Twain and Tesla had similar passions and an amusing friendship.
- Samuel Clemens (Mark Twain) and Nikola Tesla shared a friendship starting in 1890s.
- Tesla read a lot of early Twain when recovering from a serious illness.
- The two shared an interest in electricity.
Having famous friends can be both a blessing and a burden in our oversaturated media age. But about a hundred years ago, it could be quite fun to hang out with brilliant minds and discuss earth-shattering ideas. And no friendship is perhaps any more curious than the one between the legendary American writer Mark Twain and one of the most iconoclastic minds ever - Nikola Tesla.
By many accounts, Mark Twain was fascinated by technology and electricity, in particular. Visiting New York in the 1890s, he became friends with Nikola Tesla, who had an interest in Mark Twain, having read some of his early works when he was recovering from a life-threatening illness in the 1870s. That's before he emigrated to the United States. The books were instrumental in Tesla's recovery, according to the scientist himself, who said the stories by Twain were "so captivating as to make me utterly forget my hopeless state."
In Tesla's Lab. 1894. Mark Twain holds Tesla's vacuum lamp, powered by a loop of wire that gets electromagnetic energy from a Tesla coil. Tesla's face is in the background.
Tesla got to explain this to Twain 25 years later, when they met, bringing the writer to tears.
While the life-saving power of Twain's words and their imaginations may have been the secret sauce behind the friendship, another factor that drew them together was simply money. Twain, or Samuel Clemens as was his real name, invested in new tech, including an electrical motor in the 1880s. This fact made Tesla's name known to Twain, who'd been hearing about the motor Tesla invented for Westinghouse. As historian Juliana Adelman wrote for Irish Times, Tesla actually advised Twain against investing into a motor created by James W. Paige – an advice the famous writer didn't heed, losing a large sum of money on Paige's mechanical typesetter.
In the end, Twain did think Tesla's motor design was superior and was a frequent visitor in the inventor's lab, even taking part in experiments. A number of photographs are testament to these fascinating interactions.
In Tesla's lab. 1894. Nikola Tesla (1856 – 1943, blurred at centre) is in the midst of an electrical experiment with writer Samuel Clemens (Mark Twain (1835 – 1910, left) and actor Joseph Jefferson (1829 – 1905).
Photo: Kostich/FPG/Archive Photos/Getty Images
One well-known story about Clemens is that Tesla cured the writer's constipation. The author of "Tom Sawyer" took part in an experiment where he spent a considerable amount of time on an electromechanical oscillator, which generated high-frequency alternating current and featured a vibrating plate. It was also known as the "earthquake" machine for its shaking and noise.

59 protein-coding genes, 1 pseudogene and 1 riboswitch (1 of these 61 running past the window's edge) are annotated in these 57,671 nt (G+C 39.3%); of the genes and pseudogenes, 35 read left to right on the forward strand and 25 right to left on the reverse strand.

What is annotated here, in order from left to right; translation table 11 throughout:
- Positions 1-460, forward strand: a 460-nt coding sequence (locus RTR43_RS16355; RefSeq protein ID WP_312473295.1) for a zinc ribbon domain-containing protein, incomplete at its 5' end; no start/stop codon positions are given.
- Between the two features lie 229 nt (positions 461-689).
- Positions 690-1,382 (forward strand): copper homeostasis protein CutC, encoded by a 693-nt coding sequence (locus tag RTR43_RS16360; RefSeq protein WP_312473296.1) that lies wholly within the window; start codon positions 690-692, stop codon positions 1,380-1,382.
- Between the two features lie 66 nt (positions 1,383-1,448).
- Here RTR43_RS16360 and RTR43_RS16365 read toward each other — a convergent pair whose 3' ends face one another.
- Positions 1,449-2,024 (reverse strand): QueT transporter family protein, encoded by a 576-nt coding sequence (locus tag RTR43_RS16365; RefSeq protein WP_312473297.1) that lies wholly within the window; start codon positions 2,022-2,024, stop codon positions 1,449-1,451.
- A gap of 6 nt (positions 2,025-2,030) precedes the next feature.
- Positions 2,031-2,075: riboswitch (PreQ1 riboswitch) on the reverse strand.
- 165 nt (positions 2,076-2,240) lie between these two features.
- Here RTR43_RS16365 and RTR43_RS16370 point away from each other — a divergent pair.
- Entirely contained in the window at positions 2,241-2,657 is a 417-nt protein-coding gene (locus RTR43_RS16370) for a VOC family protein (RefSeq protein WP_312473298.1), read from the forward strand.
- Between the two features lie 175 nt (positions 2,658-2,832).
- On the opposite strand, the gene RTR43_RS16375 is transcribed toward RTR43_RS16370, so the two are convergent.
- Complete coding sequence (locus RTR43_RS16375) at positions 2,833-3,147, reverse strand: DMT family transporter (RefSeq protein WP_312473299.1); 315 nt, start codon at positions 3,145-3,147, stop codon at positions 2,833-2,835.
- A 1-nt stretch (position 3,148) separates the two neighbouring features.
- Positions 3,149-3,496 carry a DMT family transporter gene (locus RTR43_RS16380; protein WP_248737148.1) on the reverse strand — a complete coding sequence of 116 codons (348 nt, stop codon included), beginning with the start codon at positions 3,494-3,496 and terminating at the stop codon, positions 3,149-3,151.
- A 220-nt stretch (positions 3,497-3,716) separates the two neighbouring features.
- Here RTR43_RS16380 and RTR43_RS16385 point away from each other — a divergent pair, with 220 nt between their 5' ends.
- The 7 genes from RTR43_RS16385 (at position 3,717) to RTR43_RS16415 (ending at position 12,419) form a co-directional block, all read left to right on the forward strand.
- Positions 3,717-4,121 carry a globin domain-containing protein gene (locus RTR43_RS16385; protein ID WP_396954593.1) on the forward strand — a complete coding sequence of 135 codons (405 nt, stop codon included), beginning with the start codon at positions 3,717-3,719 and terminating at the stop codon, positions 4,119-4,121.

Tesla believed it could be medically helpful to Twain, who was known to have digestive problems. Vibrations could help with constipation is how some accounts describe Tesla's reasoning. The writer apparently did enjoy the machine for a few minutes until it started to behave like a laxative, sending him off to the restroom.
The friendship between the two titans also included Twain's invitations for Tesla to join the Players Club in 1888 and to attend the wedding of Twain's daughter.
How do you win a Nobel Prize in Literature? First you must get nominated, then it gets hard.
In October 2016, Bob Dylan became the first western songwriter to win the Nobel Prize in Literature, with the committee citing his “having created new poetic expressions within the great American song tradition”. Joining such illustrious names as Bertrand Russell, Winston Churchill, and Ernest Hemingway as a laureate. He was seen as an outside bet for years by those who claimed to know, and now he can claim to have his lyrics regarded as art by the highest authority.
But how? How did he win a Nobel Prize?
Each Nobel prize has an organization in charge of giving it out, for the prize in literature it is the Swedish Academy. Every year the Academy sends out requests for nominations to thousands of individuals. These include former winners, members of the academy, literature professors from around the world, and the leaders of writers organizations. These nominations are reduced from hundreds to five in two months, and then several months are spent debating the finalist’s merits. A person can only win if they are a finalist at least once before.
Bob Dylan was able to win by having each one of those requirements met, and then being seen as a better choice than the other finalists; which is no small task. This has not gone without controversy, however. French writer Pierre Assouline suggests that giving Dylan the prize is “contemptuous of writers”. Scottish author Irvine Welsh dismissed it as a nostalgia award by old hippies.
The literature prize is no stranger to controversy. The tastes of the original committee head lead to the rejection of such authors as Tolstoy and Mark Twain in favor of people few have either read or heard of. Every Noble prize has had controversy, failed to give awards to deserving individuals, or simply given ones to people who didn’t deserve one, but the literature award perhaps suffered the most from this in the early years.
Famously, Jean Paul-Sartre refused to accept his award on the grounds that he rejected all awards. Boris Pasternak, the author of Dr. Zhivago, was forced to refuse his prize by the Soviet government. It is impossible to be nominated when dead, so authors like Franz Kafka were never considered.
Bob Dylan has become the first American in two decades to win the Nobel Prize in literature, and only the second songwriter to win the prize at all. This is no small feat, but he will also join the list of controversial winners whose merits we will debate for some time.